Products containing cocoa are a previously unknown source of vitamin D2, scientists concluded from the Halle-Wittenberg University and the Max Rubner Institute, the corresponding report was published on the EurekAlert! Portal.
The researchers put forward a theory that, after drying the cocoa beans in the sun, they transform the precursors of vitamin D into vitamin D2.
After mass-spectrometric analyzes of various cocoa products, the specialists confirmed their theory, discovering that cocoa is a source of a significant amount of vitamin D2.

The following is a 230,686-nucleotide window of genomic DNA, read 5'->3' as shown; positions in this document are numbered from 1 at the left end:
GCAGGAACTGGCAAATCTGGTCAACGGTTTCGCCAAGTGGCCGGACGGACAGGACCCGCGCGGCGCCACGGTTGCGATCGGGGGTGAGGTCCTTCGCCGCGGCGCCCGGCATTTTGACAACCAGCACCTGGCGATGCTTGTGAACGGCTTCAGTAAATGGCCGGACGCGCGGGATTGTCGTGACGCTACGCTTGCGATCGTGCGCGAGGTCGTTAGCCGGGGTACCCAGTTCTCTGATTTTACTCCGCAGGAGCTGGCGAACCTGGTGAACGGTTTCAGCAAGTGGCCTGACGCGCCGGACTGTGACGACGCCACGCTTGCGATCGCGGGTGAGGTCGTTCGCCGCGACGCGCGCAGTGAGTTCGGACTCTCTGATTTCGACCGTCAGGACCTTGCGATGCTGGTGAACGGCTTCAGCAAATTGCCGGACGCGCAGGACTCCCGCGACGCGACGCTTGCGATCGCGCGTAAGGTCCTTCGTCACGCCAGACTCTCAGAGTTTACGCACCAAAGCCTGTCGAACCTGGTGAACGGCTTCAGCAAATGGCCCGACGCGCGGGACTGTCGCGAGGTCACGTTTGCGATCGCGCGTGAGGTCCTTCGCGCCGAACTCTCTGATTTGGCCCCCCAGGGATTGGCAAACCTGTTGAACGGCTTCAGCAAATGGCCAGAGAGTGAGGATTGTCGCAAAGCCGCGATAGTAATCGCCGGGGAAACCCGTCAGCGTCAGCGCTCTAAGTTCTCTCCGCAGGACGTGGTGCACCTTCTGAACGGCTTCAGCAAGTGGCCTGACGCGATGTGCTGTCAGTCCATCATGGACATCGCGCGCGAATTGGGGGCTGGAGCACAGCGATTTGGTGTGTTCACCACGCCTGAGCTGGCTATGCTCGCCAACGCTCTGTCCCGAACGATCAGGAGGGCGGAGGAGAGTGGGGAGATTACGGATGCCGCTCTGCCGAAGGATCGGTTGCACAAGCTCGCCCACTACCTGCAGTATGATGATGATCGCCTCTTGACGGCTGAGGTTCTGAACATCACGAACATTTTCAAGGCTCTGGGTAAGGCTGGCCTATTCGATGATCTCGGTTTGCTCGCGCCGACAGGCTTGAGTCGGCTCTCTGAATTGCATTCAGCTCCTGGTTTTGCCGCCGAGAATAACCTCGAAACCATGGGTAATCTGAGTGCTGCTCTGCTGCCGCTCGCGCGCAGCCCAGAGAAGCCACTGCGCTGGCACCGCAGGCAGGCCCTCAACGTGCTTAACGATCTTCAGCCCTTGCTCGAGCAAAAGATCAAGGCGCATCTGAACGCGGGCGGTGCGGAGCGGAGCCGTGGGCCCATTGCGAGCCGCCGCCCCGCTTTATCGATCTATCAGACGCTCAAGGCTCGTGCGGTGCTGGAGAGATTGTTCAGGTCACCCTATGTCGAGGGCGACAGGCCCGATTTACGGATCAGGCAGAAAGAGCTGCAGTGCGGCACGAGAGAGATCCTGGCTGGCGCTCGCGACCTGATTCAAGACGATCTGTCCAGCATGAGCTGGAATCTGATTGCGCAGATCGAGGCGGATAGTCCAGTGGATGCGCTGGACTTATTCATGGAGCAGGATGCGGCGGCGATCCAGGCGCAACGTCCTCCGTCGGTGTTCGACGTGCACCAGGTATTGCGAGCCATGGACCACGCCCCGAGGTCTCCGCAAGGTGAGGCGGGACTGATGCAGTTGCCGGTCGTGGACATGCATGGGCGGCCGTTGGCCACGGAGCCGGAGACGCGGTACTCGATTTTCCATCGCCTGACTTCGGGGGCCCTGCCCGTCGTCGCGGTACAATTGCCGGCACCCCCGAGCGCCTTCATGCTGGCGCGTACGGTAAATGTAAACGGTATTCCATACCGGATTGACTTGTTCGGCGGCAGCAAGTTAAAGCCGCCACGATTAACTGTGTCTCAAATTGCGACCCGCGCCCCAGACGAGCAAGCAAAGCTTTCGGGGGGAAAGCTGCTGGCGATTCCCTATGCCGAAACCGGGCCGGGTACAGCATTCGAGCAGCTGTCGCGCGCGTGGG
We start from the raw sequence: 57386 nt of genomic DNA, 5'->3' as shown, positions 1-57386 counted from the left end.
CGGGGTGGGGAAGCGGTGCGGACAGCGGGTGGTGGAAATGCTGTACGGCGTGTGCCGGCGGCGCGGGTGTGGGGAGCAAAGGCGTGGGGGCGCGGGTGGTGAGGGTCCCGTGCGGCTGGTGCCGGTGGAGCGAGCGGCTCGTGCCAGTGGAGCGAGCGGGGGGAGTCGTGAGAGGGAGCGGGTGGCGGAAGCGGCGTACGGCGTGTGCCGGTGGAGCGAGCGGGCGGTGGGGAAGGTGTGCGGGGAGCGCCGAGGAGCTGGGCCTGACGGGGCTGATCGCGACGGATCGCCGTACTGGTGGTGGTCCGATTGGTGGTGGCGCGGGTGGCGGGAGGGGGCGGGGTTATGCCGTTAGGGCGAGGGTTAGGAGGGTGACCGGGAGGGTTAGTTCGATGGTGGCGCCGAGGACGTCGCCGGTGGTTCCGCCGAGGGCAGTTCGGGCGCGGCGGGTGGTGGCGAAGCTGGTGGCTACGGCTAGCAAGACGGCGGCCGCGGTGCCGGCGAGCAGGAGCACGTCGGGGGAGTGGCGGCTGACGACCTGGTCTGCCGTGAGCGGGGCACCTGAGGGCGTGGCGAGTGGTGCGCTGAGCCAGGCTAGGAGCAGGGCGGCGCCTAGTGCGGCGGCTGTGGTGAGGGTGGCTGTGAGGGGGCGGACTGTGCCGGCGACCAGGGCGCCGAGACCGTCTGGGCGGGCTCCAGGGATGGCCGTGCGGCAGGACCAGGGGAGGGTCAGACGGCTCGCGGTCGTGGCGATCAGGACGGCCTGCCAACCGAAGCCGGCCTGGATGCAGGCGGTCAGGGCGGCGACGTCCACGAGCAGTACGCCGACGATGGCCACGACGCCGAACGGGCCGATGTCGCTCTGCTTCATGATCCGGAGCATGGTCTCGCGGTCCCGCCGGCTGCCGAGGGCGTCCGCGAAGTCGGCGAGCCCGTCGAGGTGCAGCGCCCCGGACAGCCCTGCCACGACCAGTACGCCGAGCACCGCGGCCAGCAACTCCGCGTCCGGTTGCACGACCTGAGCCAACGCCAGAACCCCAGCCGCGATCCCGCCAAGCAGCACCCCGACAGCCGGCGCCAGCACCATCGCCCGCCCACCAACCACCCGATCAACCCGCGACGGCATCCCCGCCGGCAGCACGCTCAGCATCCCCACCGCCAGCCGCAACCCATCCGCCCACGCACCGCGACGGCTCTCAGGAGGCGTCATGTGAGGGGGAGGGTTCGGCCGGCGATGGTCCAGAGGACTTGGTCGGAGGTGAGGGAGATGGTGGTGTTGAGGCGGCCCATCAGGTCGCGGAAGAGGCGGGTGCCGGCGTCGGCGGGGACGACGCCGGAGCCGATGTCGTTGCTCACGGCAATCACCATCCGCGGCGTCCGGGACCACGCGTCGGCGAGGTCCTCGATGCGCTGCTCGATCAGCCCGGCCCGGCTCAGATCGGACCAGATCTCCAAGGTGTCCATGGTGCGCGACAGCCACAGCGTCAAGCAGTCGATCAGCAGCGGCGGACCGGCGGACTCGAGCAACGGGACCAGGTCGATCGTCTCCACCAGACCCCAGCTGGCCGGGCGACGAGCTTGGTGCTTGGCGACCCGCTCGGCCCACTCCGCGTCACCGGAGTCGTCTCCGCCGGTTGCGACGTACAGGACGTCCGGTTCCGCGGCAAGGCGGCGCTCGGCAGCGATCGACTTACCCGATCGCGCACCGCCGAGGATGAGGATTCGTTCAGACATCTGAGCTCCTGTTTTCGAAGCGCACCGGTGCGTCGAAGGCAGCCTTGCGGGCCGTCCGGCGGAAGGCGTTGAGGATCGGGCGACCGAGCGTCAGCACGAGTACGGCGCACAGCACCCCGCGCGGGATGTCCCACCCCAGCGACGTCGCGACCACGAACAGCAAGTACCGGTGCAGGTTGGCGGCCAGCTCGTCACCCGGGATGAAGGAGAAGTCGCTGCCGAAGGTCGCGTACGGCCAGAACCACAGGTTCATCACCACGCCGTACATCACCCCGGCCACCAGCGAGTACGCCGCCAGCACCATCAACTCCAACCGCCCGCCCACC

At the same time, various cocoa products, according to the authors of the study, have different contents of this important nutrient. So, cocoa butter and dark chocolate have the greatest amount of vitamin, while in white chocolate it is much less.
Vitamins of group D are an indispensable part of the human diet. Their deficiency can increase the risk of respiratory diseases, rickets and osteoporosis.
Earlier, physicians from the University of Loma Linda in the US came to the conclusion that the use of dark chocolate with a high content of cocoa improves immunity and increases brain activity.